The Namibian Karate Zen Open Tournament

I arose at 04h00. I had forgotten that Namibia is in West Africa Time Zone (WAT). Namibia is exactly one hour ahead of South Africa in the winter months, from April to September, and two hours ahead of GMT (Greenwich Mean Time) from October to March. By 06h00 we were all packed and ready to travel to the tournament venue at the University of Namibia sports complex. The plan was to depart for South Africa directly from the tournament. We arrived at the venue at 07h30. Also in attendance and participating in the tournament, was a contingent of six senior athletes from Angola who were currently studying at the University of Namibia.

They were supported by two senior Angolan karate officials, one of whom was the President of the Angolan Karate Federation. Again, this was all helping to showcase the profile of Karate Zen Namibia as the event now featured three different countries. The deputy minister for sport, with whom we had met and had discussions on the previous day, was true to his word as he had made a special effort to attend the tournament.

The event commenced with the normal opening speeches as well as a presentation of a 6th Dan (Rokudan) grade to the Chief Instructor of Namibia, Gert Husselmann. In his keynote address, the deputy minister of sport focussed on the importance of sport as nation-building for different countries especially in times where countries were experiencing political tension and strained relationships.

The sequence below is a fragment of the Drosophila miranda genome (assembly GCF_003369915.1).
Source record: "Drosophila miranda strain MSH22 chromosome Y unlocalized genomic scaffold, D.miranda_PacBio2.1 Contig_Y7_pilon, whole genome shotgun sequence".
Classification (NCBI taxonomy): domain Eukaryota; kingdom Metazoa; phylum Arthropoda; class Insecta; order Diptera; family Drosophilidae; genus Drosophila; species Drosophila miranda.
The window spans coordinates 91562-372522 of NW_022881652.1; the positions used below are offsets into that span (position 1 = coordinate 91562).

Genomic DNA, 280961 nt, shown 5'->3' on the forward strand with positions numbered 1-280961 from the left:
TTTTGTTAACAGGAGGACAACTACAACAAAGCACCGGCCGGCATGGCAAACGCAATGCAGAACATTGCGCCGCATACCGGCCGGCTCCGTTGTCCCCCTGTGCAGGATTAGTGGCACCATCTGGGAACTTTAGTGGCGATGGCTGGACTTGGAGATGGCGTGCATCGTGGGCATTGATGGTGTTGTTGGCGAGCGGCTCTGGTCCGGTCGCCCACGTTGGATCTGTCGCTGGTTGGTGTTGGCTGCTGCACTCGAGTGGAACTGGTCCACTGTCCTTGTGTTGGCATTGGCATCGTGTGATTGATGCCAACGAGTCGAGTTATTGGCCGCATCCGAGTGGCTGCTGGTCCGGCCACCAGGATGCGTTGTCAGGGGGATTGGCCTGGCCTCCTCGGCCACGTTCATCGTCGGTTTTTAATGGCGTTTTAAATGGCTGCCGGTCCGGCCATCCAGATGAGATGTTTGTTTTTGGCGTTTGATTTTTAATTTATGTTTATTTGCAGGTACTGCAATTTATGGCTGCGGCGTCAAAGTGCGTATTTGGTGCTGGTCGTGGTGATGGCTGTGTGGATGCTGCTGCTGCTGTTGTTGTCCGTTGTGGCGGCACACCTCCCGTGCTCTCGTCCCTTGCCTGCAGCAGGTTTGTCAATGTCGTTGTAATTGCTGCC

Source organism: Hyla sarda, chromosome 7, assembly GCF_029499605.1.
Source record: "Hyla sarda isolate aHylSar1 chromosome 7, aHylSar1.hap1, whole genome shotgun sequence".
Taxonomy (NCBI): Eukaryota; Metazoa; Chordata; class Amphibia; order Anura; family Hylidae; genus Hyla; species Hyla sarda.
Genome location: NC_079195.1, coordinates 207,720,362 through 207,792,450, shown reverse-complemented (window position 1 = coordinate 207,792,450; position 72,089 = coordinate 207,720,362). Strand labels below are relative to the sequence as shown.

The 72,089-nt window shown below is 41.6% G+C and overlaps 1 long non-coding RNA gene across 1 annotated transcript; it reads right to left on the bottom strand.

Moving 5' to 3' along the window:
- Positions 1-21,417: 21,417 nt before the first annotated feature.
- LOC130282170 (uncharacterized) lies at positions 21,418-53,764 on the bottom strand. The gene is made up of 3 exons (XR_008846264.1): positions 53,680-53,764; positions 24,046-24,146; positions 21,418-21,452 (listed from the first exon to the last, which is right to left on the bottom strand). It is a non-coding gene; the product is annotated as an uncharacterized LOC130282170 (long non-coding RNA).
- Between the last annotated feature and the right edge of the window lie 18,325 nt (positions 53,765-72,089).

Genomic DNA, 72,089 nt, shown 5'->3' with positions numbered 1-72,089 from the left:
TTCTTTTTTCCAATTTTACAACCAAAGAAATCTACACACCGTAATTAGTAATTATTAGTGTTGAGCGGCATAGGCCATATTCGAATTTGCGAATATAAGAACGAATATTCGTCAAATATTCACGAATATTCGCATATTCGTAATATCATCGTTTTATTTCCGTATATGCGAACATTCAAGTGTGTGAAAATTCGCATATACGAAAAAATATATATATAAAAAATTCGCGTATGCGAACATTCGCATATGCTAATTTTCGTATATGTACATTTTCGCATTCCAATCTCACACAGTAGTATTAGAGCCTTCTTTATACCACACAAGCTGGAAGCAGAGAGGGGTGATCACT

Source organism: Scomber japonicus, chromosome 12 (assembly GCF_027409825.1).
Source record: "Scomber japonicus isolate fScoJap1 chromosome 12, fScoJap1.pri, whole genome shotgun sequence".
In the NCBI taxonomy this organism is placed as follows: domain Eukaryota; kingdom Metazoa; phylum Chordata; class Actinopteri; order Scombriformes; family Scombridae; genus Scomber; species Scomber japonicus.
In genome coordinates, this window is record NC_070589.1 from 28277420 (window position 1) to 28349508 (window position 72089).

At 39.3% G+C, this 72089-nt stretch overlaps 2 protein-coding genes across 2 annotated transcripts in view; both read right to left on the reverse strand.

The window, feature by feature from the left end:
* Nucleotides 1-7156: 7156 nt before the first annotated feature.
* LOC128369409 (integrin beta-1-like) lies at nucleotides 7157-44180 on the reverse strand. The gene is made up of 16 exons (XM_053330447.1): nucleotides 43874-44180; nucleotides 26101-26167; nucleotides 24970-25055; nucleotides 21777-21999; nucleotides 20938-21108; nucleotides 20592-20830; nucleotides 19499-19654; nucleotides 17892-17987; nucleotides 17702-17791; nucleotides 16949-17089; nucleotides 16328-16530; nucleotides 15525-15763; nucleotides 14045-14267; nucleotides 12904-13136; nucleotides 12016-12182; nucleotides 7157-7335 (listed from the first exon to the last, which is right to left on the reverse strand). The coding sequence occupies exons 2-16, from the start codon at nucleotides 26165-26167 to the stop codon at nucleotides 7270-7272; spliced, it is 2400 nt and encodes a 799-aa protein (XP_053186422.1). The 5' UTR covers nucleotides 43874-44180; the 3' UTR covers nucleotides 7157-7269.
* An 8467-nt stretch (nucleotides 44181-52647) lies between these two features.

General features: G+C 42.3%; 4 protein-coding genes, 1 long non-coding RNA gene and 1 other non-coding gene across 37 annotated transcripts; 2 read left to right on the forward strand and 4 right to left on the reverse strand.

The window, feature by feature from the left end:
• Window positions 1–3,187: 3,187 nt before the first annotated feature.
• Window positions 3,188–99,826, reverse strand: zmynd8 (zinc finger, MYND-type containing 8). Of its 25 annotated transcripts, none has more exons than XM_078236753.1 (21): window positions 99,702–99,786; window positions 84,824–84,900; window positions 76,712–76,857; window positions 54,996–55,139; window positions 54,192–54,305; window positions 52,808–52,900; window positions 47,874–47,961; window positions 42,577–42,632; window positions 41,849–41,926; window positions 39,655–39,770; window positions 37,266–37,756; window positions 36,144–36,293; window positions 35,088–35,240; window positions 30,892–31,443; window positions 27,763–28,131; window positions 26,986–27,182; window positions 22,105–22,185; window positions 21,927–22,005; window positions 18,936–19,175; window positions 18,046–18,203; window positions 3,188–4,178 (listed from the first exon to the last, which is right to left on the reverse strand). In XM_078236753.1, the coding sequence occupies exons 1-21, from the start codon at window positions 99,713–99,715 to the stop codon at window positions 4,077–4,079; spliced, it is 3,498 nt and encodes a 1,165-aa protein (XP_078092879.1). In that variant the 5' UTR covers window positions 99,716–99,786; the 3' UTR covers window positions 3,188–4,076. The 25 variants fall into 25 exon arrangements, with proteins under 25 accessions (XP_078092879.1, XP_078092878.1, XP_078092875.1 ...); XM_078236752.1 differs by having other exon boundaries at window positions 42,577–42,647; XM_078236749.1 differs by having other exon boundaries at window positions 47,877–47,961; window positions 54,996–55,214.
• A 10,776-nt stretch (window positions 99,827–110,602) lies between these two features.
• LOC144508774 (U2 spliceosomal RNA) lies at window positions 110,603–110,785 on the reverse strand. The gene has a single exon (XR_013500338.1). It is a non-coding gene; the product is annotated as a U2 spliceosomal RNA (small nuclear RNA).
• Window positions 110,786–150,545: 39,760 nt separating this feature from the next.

Once the tournament was underway there was a good spirit of rivalry amongst the competitors. The South African team was far too experienced for the other teams, but this at least allowed for growth and development at all levels. Towards the end of the day our Namibian hosts laid on a braai for their South African and Angolan opponents. This was most welcome.

During the course of the day the South African leadership was also able to have an important meeting with the Namibian Chief Instructor and the President of Karate Zen Namibia. At the meeting it was decided that the tournament would become an annual event with an open invitation to Angola.
Homeward bound

At 18h00 we were all boarded the bus for the return journey to South Africa.

By 03h00 we were at the border. The locusts were back in mass to greet us. The temperature at that ungodly hour was 26 degrees. This time the crossing was done in record time. We were prepared as we had completed most of the documentation in advance. Within an hour and a half we were back on the road. As the sun rose on Sunday morning the sleeping passengers were awakened to the strains of a Jimmy Swaggart DVD.

The stops were brief. The journey home always seemed much quicker. Once again I tried to take in as much as I could of the changing vegetation and landscape. At 14h30 we were greeted with a view of Table Mountain and Table Bay. This was an instant indication for everyone to suddenly start gathering their belongings.

At 14h45 the bus pulled into the Goodwood parking area, 15 minutes ahead of schedule. We had spent an exciting and very successful four days in Namibia. I trust 2012 will be even more exciting. In fact, I know it will. I have already booked my seat.

2017-01-13T12:16:28+00:00 April 9th, 2011|News|0 Comments